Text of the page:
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Doctor Who: The Keeper of Traken (Review)

To celebrate the fiftieth anniversary of the longest-running science-fiction show in the world, I’ll be taking weekly looks at some of my own personal favourite stories and arcs, from the old and new series, with a view to encapsulating the sublime, the clever and the fiendishly odd of the BBC’s Doctor Who.

The Keeper of Traken originally aired in 1981. It was the first instalment in the “Master” trilogy.

He dies, Doctor. The Keeper dies!

– Tremas heralds the end of an era

Of course, the entire season has been less than subtle about the point, but The Keeper of Traken is the point at which Tom Baker’s final season builds to critical mass, and reaches the point of no return. Entropy, decay and death have all been crucial ingredients in the year’s collection of adventures, but The Keeper of Traken is the point at which it seems like our character has set himself on an incontrovertible course, a path from which he cannot diverge. Baker’s approaching departure gives The Keeper of Traken a great deal of weight, and helps balance a story that might otherwise seem excessive or overblown. There’s melodrama here, but it feels strangely appropriate.

Lawrence Miles has argued that Logopolis was the funeral for the Fourth Doctor. If so, The Keeper of Traken is his wake – and it’s fitting that Irish poet and writer Johnny Byrne should provide this strangely lively (if morbid) celebration.

Hell of a wake...

Hell of a wake…

Part of what’s impressive about The Keeper of Traken is how well it does the things that it was never really intended to do. There are plenty of stories in the history of Doctor Who that have been ruined by alterations made to the script to make it fit a particular mould or style, and it’s a testament to writer Johnny Byrne and script editor Christopher H. Bidmead that the serial doesn’t collapse under the weight of having to hit these larger narrative plot points.

For example, the show introduces Nyssa, who will join the TARDIS in the next adventure, Logopolis. Indeed, Nyssa wasn’t originally intended to be a companion, with Sarah Sutton conceding that it was “a little while” before the production team asked her to become a regular. Similarly, the Master was shoehorned into the episode at the last minute, replacing an original villain named Mogen. Apparently, with Baker’s departure looming, John Nathan-Turner had sought to bring back a familiar face, and – after failing to convince some companions to return – he decided to revive the Master.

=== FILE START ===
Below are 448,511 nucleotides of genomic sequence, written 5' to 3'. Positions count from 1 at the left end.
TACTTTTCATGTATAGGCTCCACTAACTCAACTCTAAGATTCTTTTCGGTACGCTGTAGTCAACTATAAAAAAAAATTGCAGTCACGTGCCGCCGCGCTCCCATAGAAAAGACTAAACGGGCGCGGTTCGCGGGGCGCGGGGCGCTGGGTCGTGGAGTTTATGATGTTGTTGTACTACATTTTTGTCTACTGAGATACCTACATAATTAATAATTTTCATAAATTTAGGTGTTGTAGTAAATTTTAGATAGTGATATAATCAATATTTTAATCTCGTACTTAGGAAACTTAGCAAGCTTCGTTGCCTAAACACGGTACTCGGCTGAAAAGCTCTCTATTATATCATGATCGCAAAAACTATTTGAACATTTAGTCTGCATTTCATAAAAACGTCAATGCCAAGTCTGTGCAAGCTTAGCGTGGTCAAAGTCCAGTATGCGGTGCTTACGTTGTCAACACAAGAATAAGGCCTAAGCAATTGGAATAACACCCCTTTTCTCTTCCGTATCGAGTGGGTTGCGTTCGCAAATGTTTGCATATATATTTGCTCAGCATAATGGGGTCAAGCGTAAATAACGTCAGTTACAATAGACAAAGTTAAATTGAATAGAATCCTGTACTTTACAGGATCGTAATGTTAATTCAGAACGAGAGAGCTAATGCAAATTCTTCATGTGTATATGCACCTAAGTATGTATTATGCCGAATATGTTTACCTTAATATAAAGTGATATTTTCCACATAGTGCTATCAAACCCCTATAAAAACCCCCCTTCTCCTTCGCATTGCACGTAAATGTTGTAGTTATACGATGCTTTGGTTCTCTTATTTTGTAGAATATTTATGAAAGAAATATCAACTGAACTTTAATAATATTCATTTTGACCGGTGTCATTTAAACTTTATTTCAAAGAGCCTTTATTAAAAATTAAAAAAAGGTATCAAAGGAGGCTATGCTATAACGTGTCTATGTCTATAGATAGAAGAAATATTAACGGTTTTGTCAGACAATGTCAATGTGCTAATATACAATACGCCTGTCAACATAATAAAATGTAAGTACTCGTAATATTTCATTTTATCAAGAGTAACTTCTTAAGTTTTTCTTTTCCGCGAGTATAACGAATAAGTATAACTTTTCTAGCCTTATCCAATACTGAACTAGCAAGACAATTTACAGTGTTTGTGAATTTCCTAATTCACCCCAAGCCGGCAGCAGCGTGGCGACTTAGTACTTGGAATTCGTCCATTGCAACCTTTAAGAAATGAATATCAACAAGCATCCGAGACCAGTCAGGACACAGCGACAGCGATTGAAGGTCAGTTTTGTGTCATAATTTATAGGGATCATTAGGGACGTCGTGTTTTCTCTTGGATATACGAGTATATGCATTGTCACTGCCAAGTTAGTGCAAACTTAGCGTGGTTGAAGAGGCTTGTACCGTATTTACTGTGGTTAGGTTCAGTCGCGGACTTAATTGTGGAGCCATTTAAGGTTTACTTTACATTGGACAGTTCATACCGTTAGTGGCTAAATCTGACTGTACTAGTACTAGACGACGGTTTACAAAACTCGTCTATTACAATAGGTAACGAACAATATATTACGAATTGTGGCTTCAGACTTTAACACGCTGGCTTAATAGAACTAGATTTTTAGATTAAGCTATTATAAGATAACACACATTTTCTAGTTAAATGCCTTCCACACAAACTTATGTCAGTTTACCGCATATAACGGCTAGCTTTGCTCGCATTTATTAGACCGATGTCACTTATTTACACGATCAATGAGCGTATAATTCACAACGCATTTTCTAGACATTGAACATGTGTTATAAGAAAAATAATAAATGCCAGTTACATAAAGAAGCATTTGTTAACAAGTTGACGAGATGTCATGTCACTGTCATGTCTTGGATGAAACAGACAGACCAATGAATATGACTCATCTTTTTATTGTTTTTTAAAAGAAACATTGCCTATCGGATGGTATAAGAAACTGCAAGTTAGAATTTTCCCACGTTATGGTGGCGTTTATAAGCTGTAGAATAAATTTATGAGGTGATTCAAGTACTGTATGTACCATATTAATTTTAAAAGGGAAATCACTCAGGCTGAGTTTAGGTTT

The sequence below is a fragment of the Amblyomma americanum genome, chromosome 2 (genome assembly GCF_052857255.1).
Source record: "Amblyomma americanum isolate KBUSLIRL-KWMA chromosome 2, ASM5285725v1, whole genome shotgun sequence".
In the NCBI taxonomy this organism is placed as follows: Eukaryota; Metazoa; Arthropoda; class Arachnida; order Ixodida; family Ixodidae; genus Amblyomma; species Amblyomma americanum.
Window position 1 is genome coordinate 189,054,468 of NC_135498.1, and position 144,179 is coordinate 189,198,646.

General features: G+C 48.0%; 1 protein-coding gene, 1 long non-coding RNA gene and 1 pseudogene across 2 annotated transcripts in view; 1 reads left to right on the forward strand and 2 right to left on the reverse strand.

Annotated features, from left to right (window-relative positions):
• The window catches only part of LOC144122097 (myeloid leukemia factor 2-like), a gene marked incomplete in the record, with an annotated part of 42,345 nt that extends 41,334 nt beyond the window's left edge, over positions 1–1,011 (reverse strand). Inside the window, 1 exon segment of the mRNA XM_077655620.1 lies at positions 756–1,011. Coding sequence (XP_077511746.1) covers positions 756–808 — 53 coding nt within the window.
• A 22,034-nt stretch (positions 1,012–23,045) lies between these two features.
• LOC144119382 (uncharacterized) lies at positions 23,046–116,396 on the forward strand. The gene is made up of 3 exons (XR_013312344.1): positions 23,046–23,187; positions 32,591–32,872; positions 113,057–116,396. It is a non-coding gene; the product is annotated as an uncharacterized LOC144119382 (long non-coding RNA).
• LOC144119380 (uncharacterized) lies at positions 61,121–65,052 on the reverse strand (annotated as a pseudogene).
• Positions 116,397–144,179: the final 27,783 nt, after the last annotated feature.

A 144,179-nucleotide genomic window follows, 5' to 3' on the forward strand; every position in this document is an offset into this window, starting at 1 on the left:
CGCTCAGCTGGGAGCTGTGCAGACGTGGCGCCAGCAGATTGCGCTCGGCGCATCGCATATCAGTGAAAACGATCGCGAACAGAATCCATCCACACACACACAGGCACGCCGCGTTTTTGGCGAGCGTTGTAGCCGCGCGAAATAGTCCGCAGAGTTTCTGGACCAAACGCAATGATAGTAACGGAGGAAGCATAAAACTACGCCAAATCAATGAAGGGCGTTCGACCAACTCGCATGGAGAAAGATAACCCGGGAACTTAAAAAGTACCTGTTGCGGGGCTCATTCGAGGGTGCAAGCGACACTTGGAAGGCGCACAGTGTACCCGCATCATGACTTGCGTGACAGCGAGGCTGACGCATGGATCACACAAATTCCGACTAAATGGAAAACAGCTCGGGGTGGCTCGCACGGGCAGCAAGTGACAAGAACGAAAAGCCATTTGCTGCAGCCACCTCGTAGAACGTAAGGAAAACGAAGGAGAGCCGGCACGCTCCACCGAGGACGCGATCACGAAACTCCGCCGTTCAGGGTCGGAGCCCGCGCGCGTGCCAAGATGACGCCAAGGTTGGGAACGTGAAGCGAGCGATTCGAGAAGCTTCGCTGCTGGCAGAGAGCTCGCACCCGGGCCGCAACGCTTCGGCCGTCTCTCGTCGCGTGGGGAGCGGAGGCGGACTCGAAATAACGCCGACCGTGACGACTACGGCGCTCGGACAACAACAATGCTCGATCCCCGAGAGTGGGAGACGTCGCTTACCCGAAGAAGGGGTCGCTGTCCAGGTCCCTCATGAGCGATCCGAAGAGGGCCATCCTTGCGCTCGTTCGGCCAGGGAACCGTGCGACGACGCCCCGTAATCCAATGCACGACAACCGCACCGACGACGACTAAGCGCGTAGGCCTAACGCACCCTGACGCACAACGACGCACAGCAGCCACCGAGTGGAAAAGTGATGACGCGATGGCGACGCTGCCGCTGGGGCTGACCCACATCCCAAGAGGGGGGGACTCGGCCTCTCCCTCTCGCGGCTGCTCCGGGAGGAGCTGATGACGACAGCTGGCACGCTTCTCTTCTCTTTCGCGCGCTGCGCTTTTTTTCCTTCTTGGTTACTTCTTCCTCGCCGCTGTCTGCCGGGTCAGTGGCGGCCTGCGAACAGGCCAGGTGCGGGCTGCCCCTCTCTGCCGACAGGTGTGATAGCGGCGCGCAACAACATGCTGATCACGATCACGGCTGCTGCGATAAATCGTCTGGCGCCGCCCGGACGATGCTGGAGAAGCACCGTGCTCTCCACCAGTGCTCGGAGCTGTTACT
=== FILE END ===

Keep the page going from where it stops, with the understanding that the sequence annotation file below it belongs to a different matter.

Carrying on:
Midnight in the garden of good and evil...

Midnight in the garden of good and evil…

It’s easy to imagine these editorial demands weighing The Keeper of Traken down a bit. To be fair, Nyssa’s increased involvement over the length of the serial does seem a little out of left field, but it’s not too problematic. After all, there have been worse introductions for companions than saving the Doctor from a dungeon. It’s funny that Nyssa was a last minute addition to the TARDIS crew.  Peter Darvill-Evans’ novel Asylum, written in 2001, suggests that the Fourth Doctor met an older Nyssa before this story, and thus learned that she was to be one of his companions.

I don’t want to dwell too much on the supplementary material, but I do love that twist, and how it so cleverly sets the behind-the-scenes reality against fan-created continuity. Despite the fact that the production history indicates she was a last-minute companion, the expanded universe makes her practically preordained. It’s a beautiful juxtaposition, and I’m actually a big fan of Nyssa as a character. Despite my preference for more proactive female companions, I actually prefer Nyssa to Tegan – if only because she works a lot better with Peter Davison.

He's behind you...

He’s behind you…

The other narrative obligation imposed on The Keeper of Traken is to reintroduce the Master, and the script does this quite cleverly. So cleverly, in fact, that The Keeper of Traken ranks among my very favourite stories featuring the character. (That said, it is arguably a very short list.) It’s also worth noting that -despite being another late admission – the script treats the Master as a character rather than an easy, cheesy cliffhanger.